Well, yes, it is, but at least I have the theoretical basis to justify my pettiness. See, according to Hodge and Kress' Social Semiotics, texts exert a certain level of modality that signals the appropriate affinity group that it is trying to appeal towards. Modality in this case means a claim towards truth and reality. A person can claim to have a high level of modality by using nothing but logical propositions and high level jargon (like, say, the term modality), but he or she is clearly aiming an affinity towards high-level discourse and logic-based arguments. Also, probably academics. On the other hand, a person could claim a high level of modality by appealing to simpler, language, the kind of down-to-earth tones that regular people understand--it's still a level of modality, but the audience you're appealing to is different.

Or to rephrase, modality = truthiness. Thanks, Stephen Colbert.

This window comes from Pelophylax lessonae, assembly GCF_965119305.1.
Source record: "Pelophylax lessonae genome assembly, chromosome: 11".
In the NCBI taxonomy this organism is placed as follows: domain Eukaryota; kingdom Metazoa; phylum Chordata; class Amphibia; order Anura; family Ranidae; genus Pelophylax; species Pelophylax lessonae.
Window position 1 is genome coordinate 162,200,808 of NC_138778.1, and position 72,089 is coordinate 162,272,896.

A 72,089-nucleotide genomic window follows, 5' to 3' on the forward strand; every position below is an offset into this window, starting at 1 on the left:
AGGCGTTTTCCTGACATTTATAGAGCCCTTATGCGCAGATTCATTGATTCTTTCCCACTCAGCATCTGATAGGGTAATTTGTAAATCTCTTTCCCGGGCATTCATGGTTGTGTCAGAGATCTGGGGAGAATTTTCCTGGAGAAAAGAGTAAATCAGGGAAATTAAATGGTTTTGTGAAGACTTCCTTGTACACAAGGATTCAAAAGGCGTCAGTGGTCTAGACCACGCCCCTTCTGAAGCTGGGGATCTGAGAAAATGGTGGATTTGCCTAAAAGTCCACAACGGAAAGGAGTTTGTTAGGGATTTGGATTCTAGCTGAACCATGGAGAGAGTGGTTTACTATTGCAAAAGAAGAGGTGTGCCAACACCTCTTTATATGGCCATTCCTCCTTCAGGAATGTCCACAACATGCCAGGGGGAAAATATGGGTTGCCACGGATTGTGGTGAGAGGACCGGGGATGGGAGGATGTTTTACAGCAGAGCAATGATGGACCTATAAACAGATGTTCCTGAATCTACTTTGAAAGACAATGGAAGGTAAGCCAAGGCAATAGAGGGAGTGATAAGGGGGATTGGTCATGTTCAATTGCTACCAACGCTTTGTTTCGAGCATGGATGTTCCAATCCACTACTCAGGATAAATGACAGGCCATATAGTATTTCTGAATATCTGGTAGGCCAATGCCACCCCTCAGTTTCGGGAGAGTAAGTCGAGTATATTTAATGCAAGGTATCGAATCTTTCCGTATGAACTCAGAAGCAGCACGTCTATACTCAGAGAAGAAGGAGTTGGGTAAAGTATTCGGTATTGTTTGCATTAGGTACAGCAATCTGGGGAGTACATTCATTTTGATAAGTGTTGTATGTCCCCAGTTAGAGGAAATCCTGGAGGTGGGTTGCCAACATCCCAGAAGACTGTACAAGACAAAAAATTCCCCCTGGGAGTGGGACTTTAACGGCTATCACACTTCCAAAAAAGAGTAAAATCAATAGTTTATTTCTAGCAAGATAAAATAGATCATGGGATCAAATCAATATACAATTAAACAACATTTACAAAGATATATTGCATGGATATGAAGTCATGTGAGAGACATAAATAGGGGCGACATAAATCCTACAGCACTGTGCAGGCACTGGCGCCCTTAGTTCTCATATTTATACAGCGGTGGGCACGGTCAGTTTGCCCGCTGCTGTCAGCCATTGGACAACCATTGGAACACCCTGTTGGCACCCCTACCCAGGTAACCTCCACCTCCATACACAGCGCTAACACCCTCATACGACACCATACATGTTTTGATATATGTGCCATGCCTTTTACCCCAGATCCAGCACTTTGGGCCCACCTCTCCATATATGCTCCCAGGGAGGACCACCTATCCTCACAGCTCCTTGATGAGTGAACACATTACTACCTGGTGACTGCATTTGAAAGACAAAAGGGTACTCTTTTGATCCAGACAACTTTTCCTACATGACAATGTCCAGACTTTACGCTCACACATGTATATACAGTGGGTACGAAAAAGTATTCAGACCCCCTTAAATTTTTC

Now, spelling and grammar in general indicate that the person using it belongs to a certain social group--Kress and Hodge argue that not using double negatives sets up a social group every bit as much as using the term "fo'shizzle." So the text I'm reading is attempting, through its high grammar, to signal an affinity towards an academic group, and create a modality based on this affinity and high level. But because the spelling errors are so rampant, the affinity fails. Now, it could be argued they are deliberately introducing mispellings, which signals their commitment to an anti-affinity, an anti-domain outside the scholarly norm. (Like some guy who tries to write humorously about academic theory on his blog, thus creating a rapport with his readers while striking against the academic institution.) But this destroys their effective modality, which lends me to believe it's just an error on their part, and that thus the theory isn't as much of an all-encompassing truth as it pretends to be. Considering that the book is part of a long list of comp texts that all try to inject a high modality into my reading, to the point where I feel like I've been institutionally enveloped, being able to take the text to pieces feels like, in communist terms, taking apart the Master's house with his own tools. (Yes, I know that the communist point was that you can't actually do this. Didn't stop them from using hammers to break down a bunch of houses.)